For the capitalists, this was bad enough. But “worse” was to come! The Soviet state cancelled all secret treaties that the Tsarists had signed with their wartime allies, Britain and France. They announced that in future all diplomatic negotiations and agreements would be open – nothing would be concealed from the people.

Soon afterwards the truth about the real reasons for the war came out. The Bolsheviks captured and published all the documents that set out the secret terms of Russia’s wartime alliance, listing the conquests of foreign territories that the Tsar had been promised by his fellow imperialists.

The Bolsheviks’ peace declaration was as reasonable as possible in the circumstances, so that if the German and Allied governments refused to make concessions and end the war, it would be clear to workers all over the world exactly who was responsible for the continuing slaughter in the trenches.

The Tsar’s main wartime allies, Britain and France, were beside themselves with fury at the thought of Russia making a separate peace with Germany. Their blood turned cold when, on 7 November 1917, Trotsky broadcast an appeal by radio to all the main countries involved in the war, declaring that they should now begin negotiations to reach an overall peace settlement.

The German capitalists and generals were more than ready to negotiate. They saw a chance to release their armies from the Eastern Front and send them westward to break the log-jam in the trenches of France and Belgium.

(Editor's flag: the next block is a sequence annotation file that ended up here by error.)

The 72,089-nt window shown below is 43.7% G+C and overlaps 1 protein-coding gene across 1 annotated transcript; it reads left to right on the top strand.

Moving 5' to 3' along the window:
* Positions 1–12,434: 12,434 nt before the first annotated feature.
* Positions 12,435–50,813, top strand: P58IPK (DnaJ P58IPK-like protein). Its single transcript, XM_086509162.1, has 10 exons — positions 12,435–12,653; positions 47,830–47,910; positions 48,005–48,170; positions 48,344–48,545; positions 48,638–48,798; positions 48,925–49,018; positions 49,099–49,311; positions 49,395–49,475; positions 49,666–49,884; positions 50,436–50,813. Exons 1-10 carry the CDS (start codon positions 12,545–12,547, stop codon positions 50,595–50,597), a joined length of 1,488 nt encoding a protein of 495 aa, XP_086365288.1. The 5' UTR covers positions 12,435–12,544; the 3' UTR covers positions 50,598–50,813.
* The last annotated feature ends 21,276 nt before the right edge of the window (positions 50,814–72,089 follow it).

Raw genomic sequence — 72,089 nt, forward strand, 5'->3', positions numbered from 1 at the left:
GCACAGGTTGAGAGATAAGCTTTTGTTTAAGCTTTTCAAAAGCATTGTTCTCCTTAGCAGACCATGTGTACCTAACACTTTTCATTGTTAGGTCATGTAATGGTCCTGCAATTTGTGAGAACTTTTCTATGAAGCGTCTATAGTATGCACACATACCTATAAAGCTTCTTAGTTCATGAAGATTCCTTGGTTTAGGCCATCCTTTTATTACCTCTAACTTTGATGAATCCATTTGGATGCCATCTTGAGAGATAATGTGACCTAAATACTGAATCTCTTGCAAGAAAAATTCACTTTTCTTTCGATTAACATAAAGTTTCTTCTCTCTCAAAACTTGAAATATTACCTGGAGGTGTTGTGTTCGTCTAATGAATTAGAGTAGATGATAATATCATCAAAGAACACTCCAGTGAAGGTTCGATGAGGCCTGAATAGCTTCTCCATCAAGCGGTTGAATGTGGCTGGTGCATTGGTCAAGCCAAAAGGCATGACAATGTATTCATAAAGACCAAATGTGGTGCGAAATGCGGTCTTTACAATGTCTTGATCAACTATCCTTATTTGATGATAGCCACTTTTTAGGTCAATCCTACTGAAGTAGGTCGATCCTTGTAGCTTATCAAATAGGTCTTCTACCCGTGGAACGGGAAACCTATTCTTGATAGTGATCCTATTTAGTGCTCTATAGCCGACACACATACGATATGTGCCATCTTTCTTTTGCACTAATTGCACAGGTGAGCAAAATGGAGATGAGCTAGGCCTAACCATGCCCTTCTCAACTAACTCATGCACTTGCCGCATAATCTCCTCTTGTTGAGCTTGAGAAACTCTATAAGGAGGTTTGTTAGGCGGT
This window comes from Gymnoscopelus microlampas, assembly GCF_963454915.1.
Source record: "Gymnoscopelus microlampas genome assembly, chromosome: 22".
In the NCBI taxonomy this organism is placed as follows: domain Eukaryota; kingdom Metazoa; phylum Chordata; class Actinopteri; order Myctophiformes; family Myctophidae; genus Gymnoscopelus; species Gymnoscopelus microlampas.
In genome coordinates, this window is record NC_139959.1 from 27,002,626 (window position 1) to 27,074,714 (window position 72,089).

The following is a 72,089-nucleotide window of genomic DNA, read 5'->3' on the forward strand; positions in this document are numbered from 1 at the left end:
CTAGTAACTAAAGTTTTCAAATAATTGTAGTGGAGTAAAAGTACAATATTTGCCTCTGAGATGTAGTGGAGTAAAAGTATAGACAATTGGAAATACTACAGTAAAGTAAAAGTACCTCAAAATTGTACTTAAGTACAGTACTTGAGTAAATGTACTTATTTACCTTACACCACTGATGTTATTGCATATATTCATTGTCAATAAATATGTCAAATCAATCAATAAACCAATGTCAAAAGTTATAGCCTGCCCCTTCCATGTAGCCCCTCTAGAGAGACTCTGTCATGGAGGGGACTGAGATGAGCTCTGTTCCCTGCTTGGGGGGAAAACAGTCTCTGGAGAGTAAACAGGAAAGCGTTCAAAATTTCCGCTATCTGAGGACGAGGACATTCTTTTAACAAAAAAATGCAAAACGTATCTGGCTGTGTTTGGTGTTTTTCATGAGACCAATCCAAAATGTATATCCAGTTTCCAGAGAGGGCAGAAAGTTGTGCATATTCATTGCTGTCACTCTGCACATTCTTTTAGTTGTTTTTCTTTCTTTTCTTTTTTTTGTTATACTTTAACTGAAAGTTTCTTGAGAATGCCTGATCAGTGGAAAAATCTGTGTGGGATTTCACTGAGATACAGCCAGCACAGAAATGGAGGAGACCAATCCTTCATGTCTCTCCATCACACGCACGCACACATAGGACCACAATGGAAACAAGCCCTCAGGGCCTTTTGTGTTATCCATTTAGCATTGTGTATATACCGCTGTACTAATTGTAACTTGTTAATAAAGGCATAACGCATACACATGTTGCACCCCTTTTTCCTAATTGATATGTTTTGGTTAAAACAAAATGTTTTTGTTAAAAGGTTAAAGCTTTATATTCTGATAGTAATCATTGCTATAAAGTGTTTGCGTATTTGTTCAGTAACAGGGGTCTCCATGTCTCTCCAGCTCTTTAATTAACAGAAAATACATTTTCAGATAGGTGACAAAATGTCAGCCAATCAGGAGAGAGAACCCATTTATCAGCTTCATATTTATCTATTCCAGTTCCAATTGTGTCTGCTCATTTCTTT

But as dyed-in-the-wool imperialists, they were far from ready to accept the democratic terms that the Russian socialists were suggesting: no conquests of territories, no payments by defeated countries to the victors, and self-determination for all peoples.

Negotiations began in the town of Brest-Litovsk in December. Before Trotsky’s arrival, the imperialists tried their usual tricks to impress and corrupt the Soviet delegates, with sumptuous meals, plenty of wine and abundant flattery.

Aristocrats and generals exchanged pleasantries with the Soviet representatives – workers, soldiers, peasants, and hardened revolutionaries, including Vitsenko, who stood out, not only as a woman in exclusively male company, but also as a former terrorist who had assassinated one of the Tsar’s war ministers.

Then Trotsky arrived. He put an immediate stop to the pretence of friendliness. From now on the Russian delegation would take their meals separately – there was to be no more socialising. The reason? These people were enemies of the working class.

They were to be treated as such. The Austrian Foreign Minister could not help but notice the difference, noting in his diary that, “the wind seems to blow in a very different direction than it did until now.”

Ignoring flattery and threats alike, Trotsky defended the right of the Soviets to hand out leaflets to German soldiers calling on them to rise up in revolution. He insisted, to the horror of the generals and the noblemen, that the negotiations should be carried out in public rather than under the usual veil of secrecy.